Review: Off-The-Rails 'Skullduggery' Such Fun To Watch

by Frank J. Avella

EDGE Media Network Contributor

Thursday September 23, 2021

Review: Off-The-Rails 'Skullduggery' Such Fun To Watch

"God has given them the gift of reason!" utters a man of the cloth, aghast in "Skullduggery," upon seeing the Tropis react to humans.

An obvious and truly bizarre attempt to capitalize on the "Planet of the Apes" phenomenon, "Skullduggery" begins as your typical expedition film and then morphs into one of the strangest motion pictures of its time.

This curio was almost impossible to see for many years, but Kino Lorber has rescued it from the dustbin, cleaned it up, and restored it (via a brand new 2K Master) so it looks and sounds probably as good as it did when it first was shown in theaters (to very few audience members who were probably scratching their heads in bewilderment).

But before you dismiss the idea of checking this movie out, trust me: It's worth a look, if only to see the Tropis tribe and watch the final courtroom drama, in which the question of whether the species are animals or humans echoes the racism in the country, then as well as now.

Let's begin with the film's lead, a pre-"Deliverance" Burt Reynolds, who had yet to make a big splash onscreen. This was one of his first leading roles, and he's quite charming — although he turned down a role in Robert Altman's "M*A*S*H" for this, which was probably not the smartest career move.

Reynolds plays Douglas Temple who, along with his often-intoxicated associate, Otto Kreps (Roger C. Carmel), manipulates his way into an archeological expedition in Papua New Guinea, led by Dr. Sybil Graeme (Susan Clark). The duo are in search of phosphorous (which is/was allegedly used in every TV set in the world). What they find on their journey is the Tropis tribe, ape-like people who may or may not be the missing link. (They look more like "Planet of the Apes" monkeys that had less of a makeup budget).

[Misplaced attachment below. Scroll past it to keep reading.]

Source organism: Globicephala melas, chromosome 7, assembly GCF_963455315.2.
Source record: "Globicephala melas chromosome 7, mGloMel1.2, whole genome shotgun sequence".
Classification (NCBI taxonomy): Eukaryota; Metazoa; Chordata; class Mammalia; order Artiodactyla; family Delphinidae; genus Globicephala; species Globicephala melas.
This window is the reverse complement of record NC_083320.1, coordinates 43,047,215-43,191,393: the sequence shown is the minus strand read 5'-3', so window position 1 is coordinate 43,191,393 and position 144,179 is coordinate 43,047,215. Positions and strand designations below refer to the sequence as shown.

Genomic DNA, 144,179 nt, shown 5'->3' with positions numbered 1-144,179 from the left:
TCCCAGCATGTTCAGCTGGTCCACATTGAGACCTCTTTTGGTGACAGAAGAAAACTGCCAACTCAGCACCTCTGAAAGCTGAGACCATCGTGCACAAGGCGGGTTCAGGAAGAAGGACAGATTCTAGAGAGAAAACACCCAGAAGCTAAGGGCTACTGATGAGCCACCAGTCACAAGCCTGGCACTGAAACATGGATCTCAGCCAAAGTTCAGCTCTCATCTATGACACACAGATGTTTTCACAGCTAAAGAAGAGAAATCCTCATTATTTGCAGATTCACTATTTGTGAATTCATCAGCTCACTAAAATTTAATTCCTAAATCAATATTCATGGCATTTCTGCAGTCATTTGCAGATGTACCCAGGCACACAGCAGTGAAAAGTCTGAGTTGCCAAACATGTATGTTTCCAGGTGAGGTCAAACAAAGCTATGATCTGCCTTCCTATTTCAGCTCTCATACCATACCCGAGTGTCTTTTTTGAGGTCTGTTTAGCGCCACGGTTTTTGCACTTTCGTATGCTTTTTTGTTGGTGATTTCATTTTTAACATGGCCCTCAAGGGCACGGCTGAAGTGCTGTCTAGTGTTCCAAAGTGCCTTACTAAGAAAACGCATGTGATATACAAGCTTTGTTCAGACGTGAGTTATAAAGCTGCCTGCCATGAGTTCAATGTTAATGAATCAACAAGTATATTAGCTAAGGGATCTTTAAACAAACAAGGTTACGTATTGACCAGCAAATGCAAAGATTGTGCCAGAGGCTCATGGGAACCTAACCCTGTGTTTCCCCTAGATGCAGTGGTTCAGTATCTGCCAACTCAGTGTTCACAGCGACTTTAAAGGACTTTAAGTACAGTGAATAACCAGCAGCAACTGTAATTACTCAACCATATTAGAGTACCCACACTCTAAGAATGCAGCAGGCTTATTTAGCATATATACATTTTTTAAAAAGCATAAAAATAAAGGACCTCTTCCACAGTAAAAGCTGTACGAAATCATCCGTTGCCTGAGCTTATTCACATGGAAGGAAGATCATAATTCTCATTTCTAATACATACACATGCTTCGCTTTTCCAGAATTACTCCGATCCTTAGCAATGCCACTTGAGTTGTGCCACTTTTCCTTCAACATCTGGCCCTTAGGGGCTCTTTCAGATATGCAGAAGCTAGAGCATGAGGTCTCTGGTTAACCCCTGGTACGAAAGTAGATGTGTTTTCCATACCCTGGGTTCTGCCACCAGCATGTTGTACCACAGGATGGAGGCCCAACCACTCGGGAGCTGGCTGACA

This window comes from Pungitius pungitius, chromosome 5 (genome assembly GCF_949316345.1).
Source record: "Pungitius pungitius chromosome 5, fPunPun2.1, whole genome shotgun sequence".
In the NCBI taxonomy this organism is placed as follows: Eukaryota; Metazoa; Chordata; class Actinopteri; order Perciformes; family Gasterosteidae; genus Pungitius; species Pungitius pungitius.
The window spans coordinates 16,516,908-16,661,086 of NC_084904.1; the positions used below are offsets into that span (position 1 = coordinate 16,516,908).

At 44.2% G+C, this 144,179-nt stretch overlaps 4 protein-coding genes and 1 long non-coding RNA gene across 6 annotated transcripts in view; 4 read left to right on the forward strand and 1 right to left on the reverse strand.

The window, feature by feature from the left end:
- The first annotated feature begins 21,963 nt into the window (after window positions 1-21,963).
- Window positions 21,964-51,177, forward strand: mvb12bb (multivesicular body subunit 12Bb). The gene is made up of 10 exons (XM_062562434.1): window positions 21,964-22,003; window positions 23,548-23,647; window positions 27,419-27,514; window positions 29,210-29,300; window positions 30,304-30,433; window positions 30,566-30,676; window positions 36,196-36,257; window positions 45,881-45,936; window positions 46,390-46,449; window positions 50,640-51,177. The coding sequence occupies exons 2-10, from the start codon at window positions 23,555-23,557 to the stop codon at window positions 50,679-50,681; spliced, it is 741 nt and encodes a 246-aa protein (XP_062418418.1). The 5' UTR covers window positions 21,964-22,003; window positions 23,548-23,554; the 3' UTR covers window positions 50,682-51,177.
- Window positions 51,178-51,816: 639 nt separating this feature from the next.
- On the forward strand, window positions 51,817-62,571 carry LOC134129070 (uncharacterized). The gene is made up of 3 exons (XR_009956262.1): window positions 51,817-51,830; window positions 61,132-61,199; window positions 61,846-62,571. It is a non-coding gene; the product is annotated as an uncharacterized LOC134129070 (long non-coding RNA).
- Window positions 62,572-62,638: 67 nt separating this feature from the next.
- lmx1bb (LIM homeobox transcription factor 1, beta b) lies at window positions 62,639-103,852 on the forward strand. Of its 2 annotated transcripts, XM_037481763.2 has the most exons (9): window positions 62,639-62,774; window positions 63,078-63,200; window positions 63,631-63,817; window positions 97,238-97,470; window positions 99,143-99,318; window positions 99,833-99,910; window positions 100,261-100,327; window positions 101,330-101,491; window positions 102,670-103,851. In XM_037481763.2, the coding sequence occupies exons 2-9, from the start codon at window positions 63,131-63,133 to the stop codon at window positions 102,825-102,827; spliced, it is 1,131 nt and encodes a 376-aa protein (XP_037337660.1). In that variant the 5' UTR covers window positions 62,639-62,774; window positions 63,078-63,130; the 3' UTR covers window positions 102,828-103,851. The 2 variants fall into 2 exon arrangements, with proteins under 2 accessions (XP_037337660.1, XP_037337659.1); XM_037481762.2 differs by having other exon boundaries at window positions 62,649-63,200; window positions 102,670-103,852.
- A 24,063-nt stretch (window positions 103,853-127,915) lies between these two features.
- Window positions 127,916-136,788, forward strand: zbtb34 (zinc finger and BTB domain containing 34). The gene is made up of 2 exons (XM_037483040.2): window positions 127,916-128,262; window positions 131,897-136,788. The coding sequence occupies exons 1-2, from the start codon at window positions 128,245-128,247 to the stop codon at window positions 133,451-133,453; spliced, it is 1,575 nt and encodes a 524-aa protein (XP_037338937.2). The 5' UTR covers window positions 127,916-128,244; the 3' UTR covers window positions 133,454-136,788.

And here's where things get wacky, as forced breeding and slavery and bestiality — yes, you read that right — are introduced into the plot, as well as a possible baby murder. To say the film goes off the rails is an understatement, but it's sure fun to watch and it even has some interesting things to say about our society and the ethical treatment of animals, as well as the moral treatment of humankind.

Directed with efficiency (not the best compliment) by Gordon Douglas ("Them!," "In Like Flynt") and written as if he were high on something by Nelson Gidding ("The Haunting," "The Hindenburg"), the film was actually based on a 1953 French novel by Vercors (Jean Bruller).

The Blu-ray features an enthusiastic audio commentary by film historians Howard S. Berger, C. Courtney Joyner, and Sergio Mims that call the movie "extremely strange," and explain how it did not do well until it was shown at Saturday afternoon matinees.

Blu-ray Extras Include:

  • Brand New 2K Master

  • New Audio Commentary by Film Historians Howard S. Berger, C. Courtney Joyner and Sergio Mims

  • Theatrical Trailer

    "Skullduggery" is currently available on Blu-ray.

    Frank J. Avella is a film journalist and is thrilled to be writing for EDGE. He also contributes to Awards Daily and is the GALECA East Coast Rep and a Member of the New York Film Critics Online. Frank is a recipient of the International Writers Residency in Assisi, Italy, a Bogliasco Foundation Fellowship, and a NJ State Arts Council Fellowship. His short film, FIG JAM, has shown in Festivals worldwide ( and won awards. His screenplays (CONSENT, LURED, SCREW THE COW) have also won numerous awards in 16 countries. He is a proud member of the Dramatists Guild.